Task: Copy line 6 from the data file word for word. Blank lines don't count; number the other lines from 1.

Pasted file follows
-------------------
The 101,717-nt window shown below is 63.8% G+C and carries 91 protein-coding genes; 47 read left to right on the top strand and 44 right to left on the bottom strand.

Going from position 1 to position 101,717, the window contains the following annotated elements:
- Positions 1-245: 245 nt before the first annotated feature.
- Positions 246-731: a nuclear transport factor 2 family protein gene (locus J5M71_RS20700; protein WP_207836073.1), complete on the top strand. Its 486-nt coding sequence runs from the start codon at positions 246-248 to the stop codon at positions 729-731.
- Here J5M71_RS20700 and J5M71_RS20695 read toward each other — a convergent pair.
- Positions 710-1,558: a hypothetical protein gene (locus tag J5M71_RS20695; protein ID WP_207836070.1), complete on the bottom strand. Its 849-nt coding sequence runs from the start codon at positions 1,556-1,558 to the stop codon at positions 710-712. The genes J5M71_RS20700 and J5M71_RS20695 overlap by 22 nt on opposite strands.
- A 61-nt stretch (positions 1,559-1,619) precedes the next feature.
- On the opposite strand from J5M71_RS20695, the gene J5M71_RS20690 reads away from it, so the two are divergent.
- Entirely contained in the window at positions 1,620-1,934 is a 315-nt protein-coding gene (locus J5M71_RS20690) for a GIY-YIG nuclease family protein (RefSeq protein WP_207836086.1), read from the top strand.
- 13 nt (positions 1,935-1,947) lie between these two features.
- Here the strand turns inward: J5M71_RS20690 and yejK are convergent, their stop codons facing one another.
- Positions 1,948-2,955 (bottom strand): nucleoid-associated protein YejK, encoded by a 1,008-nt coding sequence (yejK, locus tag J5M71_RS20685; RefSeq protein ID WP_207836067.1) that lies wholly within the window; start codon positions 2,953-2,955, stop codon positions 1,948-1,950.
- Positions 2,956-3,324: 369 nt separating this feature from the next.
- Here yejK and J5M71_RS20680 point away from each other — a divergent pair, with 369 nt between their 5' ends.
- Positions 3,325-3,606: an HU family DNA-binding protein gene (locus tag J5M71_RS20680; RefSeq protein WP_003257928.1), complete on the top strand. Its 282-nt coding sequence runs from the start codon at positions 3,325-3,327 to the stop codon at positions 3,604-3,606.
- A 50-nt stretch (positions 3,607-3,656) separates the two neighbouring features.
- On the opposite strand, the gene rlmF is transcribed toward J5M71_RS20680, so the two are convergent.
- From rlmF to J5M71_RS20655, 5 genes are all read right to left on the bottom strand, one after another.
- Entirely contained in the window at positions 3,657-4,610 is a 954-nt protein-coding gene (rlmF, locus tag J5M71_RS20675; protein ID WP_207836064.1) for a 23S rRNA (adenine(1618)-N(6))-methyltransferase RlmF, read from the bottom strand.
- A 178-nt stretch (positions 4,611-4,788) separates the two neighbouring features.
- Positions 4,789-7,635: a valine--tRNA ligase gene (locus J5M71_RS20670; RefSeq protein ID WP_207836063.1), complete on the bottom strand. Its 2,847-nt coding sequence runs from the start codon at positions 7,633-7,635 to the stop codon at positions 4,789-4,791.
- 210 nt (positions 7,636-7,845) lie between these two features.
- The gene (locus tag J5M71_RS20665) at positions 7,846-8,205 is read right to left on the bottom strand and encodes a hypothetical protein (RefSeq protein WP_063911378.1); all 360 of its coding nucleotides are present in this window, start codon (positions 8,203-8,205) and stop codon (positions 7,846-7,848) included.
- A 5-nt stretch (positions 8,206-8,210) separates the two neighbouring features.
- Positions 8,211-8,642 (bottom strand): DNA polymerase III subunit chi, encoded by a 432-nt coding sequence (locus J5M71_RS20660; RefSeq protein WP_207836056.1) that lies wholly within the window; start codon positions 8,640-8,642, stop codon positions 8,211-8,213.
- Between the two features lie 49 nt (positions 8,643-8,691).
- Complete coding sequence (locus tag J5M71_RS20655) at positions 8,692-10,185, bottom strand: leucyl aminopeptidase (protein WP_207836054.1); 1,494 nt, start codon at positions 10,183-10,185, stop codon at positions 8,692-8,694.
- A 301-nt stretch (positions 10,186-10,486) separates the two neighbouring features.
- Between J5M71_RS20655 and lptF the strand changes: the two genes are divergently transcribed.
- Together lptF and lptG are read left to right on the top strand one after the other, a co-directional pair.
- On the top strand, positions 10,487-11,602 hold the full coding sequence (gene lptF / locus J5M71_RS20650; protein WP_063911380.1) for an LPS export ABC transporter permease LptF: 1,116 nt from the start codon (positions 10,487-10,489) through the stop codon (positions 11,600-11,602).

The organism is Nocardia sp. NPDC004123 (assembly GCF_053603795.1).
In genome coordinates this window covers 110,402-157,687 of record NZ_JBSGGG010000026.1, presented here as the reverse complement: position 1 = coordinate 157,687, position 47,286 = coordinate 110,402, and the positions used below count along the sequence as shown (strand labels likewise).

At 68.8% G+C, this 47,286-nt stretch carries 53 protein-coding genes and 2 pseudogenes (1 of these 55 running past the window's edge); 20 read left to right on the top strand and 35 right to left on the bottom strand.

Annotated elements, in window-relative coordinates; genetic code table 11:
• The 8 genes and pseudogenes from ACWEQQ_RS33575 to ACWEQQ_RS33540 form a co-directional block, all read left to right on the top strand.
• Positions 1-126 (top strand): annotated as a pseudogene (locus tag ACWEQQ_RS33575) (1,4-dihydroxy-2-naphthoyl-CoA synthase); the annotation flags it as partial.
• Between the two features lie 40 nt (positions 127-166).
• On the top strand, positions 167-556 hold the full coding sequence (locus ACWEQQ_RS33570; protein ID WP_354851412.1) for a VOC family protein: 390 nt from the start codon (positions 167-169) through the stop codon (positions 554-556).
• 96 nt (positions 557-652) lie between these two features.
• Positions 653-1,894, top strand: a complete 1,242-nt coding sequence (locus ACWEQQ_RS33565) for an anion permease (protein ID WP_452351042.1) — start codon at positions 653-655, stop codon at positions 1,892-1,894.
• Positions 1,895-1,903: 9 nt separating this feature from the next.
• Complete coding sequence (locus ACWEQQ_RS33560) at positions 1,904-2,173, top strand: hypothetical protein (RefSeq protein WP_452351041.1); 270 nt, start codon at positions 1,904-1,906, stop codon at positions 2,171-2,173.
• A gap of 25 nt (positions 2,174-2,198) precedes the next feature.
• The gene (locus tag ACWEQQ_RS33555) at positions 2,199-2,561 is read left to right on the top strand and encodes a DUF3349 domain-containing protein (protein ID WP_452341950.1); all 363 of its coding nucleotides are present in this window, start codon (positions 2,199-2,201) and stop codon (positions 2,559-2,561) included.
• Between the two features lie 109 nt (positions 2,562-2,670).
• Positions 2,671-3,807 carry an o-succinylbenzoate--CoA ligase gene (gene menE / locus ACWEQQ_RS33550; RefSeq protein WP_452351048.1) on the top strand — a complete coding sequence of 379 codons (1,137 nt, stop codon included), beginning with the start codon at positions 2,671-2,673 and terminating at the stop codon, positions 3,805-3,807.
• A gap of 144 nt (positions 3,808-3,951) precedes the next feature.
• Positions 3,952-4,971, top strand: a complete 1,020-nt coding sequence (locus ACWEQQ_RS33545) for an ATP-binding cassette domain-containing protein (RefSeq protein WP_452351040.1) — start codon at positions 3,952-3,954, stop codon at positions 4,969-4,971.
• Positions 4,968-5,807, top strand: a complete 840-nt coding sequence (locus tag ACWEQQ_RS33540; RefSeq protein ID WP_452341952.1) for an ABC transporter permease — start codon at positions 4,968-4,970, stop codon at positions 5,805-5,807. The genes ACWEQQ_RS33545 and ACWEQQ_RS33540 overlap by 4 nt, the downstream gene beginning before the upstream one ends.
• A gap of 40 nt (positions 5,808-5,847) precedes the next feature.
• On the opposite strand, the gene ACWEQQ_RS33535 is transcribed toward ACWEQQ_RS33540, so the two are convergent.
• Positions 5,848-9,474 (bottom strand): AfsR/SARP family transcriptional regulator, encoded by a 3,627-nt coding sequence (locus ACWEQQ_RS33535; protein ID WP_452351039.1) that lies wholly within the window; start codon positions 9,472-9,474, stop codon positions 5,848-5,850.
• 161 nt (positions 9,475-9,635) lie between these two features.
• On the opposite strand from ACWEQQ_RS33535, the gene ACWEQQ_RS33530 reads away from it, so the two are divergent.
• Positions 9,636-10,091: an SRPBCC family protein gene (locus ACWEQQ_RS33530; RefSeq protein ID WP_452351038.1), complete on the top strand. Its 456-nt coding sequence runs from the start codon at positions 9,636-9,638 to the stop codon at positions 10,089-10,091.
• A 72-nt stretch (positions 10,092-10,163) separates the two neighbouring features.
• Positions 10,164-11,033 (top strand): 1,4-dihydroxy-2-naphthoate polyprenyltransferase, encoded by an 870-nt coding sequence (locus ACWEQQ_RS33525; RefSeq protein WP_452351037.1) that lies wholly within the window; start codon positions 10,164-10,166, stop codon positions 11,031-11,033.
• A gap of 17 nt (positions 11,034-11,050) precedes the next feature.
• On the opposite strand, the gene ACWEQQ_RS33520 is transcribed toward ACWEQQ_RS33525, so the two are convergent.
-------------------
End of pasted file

- Positions 710-1,558: a hypothetical protein gene (locus tag J5M71_RS20695; protein ID WP_207836070.1), complete on the bottom strand. Its 849-nt coding sequence runs from the start codon at positions 1,556-1,558 to the stop codon at positions 710-712. The genes J5M71_RS20700 and J5M71_RS20695 overlap by 22 nt on opposite strands.